Virus Outbreak Michigan Surge (copy)

COVID-19 SURGE IN MICHIGAN: Registered Nurse Monica Quintana dons protective gear before entering a room at the William Beaumont hospital last week in Royal Oak, Mich. Beaumont Health warned that its hospitals and staff had hit critical capacity levels. Michigan has become the current national hotspot for COVID-19 infections and hospitalizations at a time when more than half the U.S. adult population has been vaccinated and other states have seen the virus diminish substantially. Beaumont Health warned that its hospitals and staff had hit critical capacity levels.

A CALL TO HASTEN RETURN TO ‘NORMAL’ ACTIVITY: The right-leaning Massachusetts Fiscal Alliance criticized Gov. Charlie Baker late last week for not saying when Massachusetts will end COVID-19 restrictions. The group noted Rhode Island Gov. Daniel McKee's call for that state to remove business capacity limits by Memorial Day weekend. "Even Rhode Island gets it. Their state is just a beach with two U.S. Senators," MassFiscal spokesperson Paul Diego Craney said. "As more people get vaccinated, our neighbors in New England have begun taking steps at getting back to normal."

New Hampshire Gov. Chris Sununu dropped his state's mask mandate for those in public, and Connecticut officials also unveiled plans to phase out business restrictions by May 19. Baker said he wants people to stay focused on vigilance while vaccinations continue and said he might "have some stuff to say before the end of April."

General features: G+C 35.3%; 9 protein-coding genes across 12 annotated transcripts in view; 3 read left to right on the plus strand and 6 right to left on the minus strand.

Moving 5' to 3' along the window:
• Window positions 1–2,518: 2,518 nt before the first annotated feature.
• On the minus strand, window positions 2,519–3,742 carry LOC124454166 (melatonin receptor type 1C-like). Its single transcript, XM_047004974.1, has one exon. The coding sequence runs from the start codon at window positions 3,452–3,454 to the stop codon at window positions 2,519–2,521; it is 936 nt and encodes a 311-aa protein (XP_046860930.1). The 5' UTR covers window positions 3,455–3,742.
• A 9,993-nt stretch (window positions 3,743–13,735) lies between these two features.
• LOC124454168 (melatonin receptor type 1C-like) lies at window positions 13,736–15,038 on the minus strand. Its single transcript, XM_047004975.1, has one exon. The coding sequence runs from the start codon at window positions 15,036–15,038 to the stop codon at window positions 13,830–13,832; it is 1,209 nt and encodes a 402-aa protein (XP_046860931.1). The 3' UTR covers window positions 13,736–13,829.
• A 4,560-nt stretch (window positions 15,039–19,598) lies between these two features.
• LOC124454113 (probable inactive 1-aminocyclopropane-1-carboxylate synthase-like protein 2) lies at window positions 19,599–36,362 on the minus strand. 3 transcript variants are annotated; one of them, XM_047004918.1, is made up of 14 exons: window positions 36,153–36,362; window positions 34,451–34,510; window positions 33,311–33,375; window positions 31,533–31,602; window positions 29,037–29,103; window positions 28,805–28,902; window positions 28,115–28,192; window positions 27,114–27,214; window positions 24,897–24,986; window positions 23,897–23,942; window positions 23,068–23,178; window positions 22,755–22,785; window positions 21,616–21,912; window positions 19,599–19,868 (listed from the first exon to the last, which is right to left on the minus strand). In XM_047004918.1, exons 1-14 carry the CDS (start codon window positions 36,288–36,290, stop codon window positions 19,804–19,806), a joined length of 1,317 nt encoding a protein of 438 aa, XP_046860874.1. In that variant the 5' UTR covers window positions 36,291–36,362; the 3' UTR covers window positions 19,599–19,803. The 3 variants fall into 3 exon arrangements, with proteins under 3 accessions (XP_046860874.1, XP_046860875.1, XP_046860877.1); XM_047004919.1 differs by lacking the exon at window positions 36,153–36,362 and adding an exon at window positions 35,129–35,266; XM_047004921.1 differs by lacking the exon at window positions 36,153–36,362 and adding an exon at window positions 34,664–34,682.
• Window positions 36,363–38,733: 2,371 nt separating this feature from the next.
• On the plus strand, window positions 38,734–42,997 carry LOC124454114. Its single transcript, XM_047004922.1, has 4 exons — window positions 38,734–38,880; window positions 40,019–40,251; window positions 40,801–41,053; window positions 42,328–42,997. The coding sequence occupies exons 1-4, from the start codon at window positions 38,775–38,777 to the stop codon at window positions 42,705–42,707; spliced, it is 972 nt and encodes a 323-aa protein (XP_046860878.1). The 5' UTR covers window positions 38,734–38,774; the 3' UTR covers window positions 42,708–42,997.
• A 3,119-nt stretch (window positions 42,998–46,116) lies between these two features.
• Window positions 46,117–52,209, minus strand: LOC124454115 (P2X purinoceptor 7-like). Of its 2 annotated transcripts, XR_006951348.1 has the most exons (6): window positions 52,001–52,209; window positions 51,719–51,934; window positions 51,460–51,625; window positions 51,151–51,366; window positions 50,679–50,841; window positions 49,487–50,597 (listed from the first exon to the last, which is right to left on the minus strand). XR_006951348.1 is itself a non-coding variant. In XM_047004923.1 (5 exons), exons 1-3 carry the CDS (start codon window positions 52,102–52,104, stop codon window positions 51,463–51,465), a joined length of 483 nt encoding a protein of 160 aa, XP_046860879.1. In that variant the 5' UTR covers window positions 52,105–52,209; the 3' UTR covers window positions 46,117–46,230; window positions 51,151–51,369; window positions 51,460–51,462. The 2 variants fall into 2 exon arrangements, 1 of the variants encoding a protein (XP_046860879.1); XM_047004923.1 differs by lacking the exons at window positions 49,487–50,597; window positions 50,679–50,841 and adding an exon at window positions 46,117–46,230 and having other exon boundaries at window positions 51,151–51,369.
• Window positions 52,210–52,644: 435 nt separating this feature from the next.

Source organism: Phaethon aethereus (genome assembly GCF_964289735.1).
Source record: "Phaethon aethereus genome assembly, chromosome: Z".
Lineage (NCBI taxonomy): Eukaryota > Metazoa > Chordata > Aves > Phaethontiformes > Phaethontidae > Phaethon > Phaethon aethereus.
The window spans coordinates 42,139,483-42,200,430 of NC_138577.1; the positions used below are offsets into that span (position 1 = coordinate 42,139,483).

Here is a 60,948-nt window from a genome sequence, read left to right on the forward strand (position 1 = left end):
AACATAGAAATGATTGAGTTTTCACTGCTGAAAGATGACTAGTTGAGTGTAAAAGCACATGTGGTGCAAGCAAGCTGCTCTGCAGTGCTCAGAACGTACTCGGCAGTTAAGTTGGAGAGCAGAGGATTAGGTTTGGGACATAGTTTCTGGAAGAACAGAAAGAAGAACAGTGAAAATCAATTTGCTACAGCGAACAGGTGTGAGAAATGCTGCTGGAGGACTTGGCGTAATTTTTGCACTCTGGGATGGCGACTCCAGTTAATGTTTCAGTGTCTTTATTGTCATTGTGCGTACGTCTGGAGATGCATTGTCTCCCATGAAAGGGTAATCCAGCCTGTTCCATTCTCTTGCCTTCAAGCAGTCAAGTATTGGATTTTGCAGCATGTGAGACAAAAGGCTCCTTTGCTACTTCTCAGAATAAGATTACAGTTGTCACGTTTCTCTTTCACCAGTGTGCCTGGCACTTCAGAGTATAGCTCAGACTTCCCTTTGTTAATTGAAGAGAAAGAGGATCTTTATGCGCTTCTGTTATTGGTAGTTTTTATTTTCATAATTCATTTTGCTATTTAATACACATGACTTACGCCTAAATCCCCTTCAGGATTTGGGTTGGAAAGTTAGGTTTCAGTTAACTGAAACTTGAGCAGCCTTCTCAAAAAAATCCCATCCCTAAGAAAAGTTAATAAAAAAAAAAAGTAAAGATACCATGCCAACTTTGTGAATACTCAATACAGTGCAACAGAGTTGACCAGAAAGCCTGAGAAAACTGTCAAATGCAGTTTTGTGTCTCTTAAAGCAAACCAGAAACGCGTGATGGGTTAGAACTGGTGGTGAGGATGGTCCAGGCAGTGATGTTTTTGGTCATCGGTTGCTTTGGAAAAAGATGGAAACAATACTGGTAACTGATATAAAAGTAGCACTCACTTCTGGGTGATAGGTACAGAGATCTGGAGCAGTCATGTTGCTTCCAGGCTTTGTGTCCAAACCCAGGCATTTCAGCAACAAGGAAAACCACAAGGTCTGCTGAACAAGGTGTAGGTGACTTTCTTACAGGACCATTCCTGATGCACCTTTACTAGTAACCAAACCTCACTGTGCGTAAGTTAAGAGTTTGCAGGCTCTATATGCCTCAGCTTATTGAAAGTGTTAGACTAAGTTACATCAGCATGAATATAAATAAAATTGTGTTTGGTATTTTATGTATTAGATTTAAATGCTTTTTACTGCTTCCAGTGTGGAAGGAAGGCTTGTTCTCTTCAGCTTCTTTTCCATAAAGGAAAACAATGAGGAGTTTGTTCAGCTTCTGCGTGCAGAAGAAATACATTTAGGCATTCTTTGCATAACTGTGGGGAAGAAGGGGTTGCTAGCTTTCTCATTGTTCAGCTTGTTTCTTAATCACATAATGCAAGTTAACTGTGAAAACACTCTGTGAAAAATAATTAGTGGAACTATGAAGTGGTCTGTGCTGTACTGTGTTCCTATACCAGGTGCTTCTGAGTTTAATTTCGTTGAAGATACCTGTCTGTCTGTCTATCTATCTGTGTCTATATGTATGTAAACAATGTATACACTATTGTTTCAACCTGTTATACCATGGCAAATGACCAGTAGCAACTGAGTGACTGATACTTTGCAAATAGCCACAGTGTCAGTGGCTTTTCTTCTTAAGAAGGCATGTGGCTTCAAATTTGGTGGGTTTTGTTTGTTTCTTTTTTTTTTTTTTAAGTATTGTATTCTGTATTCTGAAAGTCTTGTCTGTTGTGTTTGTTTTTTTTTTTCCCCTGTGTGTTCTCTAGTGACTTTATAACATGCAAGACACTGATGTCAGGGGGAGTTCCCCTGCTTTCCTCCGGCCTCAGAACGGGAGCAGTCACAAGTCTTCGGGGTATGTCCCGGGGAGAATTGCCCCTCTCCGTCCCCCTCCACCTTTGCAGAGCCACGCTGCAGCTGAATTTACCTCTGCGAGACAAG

BY THE NUMBERS: Berkshire County saw no new COVID-19 deaths as of Sunday, leaving a total of 282 deaths, with the confirmed case count up 40 over the weekend (18 on Saturday, 22 on Sunday) to 6,204, the state Department of Public Health said. A week ago, the death total was the same, 282, and the case total was 6,055.

The DPH said 6 new deaths were reported in Massachusetts, pushing the statewide total to 17,199. Confirmed cases rose 1,085 to 640,399.

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POLITO’S TURN COMES: The state’s lieutenant governor, Karyn Polito, is young enough to have had to wait to get her COVID-19 vaccine. She was inoculated Friday at Worcester State University's wellness center. Polito is 54. Last week was the first time people under age 55 — excluding those who had qualified because of their job or a medical condition — became eligible to book vaccine appointments in Massachusetts. Gov. Charlie Baker got his first vaccine dose, a Pfizer shot, at the Hynes Convention Center April 6.

NUMBER OF ACTIVE CASES: 29,563 statewide, compared to 34,553 a week ago.

WESTERN MASS. PICTURE: The case totals (and death counts) in neighboring counties: Franklin, up 9 to 2,427 (112); Hampshire, up 14 to 8,896 (290); Hampden, up 114 to 50,020 (up 2 to 1,487).

HOSPITAL CHECK: Berkshire Medical Center does not updates its COVID-19 patient census on the weekend. Statewide, 641 people are hospitalized, down from 701 a week ago. Of those hospitalized, 152 are in ICU and 96 are on ventilators.